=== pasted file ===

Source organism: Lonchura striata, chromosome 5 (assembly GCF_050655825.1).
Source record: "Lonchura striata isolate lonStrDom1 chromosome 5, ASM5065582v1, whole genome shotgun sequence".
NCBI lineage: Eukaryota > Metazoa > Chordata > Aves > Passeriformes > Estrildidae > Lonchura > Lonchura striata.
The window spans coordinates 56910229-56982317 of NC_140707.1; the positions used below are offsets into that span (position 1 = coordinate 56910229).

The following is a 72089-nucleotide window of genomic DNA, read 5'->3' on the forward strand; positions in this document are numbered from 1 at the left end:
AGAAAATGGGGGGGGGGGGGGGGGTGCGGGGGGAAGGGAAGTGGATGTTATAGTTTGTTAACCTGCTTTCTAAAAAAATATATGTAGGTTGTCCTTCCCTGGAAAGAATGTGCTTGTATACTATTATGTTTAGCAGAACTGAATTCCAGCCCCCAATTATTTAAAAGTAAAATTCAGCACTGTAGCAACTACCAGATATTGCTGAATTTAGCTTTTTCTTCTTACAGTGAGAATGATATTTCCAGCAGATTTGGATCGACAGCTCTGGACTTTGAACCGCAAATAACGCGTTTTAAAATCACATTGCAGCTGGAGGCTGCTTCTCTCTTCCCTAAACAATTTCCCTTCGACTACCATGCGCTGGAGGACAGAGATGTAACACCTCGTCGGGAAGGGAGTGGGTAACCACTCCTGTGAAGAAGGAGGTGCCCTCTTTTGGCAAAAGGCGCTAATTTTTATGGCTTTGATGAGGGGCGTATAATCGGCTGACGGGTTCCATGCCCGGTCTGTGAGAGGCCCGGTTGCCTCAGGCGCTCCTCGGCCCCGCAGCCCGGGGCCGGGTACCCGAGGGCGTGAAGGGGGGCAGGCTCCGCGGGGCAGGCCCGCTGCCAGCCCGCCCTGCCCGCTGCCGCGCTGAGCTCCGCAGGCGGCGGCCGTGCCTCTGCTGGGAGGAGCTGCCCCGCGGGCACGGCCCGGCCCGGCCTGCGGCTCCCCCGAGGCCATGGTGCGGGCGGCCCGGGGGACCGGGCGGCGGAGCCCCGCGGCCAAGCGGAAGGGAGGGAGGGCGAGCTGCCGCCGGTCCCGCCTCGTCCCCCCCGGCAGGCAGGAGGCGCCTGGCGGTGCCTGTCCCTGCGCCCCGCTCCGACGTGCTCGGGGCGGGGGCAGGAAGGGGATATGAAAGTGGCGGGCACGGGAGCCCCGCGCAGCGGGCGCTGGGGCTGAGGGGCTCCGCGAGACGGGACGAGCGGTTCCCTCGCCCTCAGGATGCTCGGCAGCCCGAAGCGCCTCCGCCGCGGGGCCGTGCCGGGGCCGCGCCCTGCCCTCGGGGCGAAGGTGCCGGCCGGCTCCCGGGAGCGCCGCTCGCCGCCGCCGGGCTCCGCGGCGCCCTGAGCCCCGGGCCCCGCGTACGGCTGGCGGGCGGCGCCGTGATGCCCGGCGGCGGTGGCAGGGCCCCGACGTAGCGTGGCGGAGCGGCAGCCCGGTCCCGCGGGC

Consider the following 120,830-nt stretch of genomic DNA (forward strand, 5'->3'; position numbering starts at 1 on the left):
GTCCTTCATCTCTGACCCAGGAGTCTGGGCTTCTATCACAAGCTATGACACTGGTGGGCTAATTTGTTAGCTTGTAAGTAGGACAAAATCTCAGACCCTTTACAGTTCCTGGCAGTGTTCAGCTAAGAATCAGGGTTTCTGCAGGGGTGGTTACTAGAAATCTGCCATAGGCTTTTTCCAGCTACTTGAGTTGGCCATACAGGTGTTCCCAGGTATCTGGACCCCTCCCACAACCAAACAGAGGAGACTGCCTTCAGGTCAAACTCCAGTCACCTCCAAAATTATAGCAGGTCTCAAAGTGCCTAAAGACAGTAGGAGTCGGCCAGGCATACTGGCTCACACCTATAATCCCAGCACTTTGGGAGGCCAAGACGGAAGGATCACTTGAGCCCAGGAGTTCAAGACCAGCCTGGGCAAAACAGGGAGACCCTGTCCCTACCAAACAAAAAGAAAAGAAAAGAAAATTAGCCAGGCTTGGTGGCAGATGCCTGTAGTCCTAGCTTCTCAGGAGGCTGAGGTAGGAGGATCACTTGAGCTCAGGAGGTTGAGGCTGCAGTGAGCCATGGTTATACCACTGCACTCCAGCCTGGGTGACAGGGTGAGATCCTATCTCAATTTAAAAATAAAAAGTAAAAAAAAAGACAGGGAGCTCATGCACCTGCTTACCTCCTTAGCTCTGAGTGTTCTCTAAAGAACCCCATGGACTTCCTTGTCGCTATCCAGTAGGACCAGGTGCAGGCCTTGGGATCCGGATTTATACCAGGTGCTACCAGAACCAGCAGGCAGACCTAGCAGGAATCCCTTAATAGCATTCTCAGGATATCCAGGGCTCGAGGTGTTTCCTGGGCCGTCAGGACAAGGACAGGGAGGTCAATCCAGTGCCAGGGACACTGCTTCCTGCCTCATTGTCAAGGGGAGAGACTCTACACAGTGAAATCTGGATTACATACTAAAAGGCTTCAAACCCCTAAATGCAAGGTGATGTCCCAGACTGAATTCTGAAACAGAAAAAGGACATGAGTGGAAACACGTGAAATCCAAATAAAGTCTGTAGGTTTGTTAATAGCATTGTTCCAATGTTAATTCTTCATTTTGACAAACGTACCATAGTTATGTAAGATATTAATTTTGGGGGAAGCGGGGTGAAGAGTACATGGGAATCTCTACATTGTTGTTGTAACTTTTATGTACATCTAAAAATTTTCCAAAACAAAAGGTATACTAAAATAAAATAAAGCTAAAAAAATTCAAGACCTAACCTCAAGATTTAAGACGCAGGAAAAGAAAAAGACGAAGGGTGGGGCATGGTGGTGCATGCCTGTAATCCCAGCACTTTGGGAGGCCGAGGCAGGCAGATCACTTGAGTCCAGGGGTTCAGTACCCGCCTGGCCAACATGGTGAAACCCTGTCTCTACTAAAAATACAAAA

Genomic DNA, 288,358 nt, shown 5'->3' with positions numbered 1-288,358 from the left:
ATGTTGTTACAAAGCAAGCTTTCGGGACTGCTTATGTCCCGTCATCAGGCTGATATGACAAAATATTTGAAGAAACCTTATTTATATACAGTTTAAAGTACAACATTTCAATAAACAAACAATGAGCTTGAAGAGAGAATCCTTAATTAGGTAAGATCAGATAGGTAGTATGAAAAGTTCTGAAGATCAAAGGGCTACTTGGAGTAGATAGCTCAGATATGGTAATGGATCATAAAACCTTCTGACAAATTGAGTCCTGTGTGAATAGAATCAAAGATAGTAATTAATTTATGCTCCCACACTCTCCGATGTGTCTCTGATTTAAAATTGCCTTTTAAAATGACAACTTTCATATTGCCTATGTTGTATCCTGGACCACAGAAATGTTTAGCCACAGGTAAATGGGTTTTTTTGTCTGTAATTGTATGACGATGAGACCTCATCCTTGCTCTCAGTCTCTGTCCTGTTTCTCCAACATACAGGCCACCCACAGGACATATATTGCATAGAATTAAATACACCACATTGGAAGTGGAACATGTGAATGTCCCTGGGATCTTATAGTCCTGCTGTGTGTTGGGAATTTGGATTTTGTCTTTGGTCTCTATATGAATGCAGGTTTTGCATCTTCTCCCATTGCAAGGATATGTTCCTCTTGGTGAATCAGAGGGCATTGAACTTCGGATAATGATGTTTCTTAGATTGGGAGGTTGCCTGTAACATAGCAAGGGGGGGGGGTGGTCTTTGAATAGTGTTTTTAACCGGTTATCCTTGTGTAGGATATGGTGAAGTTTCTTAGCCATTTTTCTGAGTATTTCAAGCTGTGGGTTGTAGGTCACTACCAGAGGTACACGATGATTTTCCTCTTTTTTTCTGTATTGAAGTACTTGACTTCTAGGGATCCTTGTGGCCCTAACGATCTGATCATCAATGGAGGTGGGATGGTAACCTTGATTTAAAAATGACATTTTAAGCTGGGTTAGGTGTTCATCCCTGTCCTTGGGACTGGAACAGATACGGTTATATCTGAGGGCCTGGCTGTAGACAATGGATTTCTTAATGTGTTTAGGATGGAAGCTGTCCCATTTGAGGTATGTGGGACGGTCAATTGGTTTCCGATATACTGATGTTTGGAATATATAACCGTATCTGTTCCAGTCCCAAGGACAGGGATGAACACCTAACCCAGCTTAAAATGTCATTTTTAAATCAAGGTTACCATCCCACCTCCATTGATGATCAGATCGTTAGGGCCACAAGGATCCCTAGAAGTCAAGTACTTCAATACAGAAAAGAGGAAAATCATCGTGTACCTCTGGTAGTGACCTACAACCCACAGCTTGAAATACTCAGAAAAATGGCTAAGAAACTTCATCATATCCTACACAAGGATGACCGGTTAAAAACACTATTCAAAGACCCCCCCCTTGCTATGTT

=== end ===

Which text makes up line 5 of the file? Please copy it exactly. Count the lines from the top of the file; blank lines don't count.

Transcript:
The following is a 72089-nucleotide window of genomic DNA, read 5'->3' on the forward strand; positions in this document are numbered from 1 at the left end: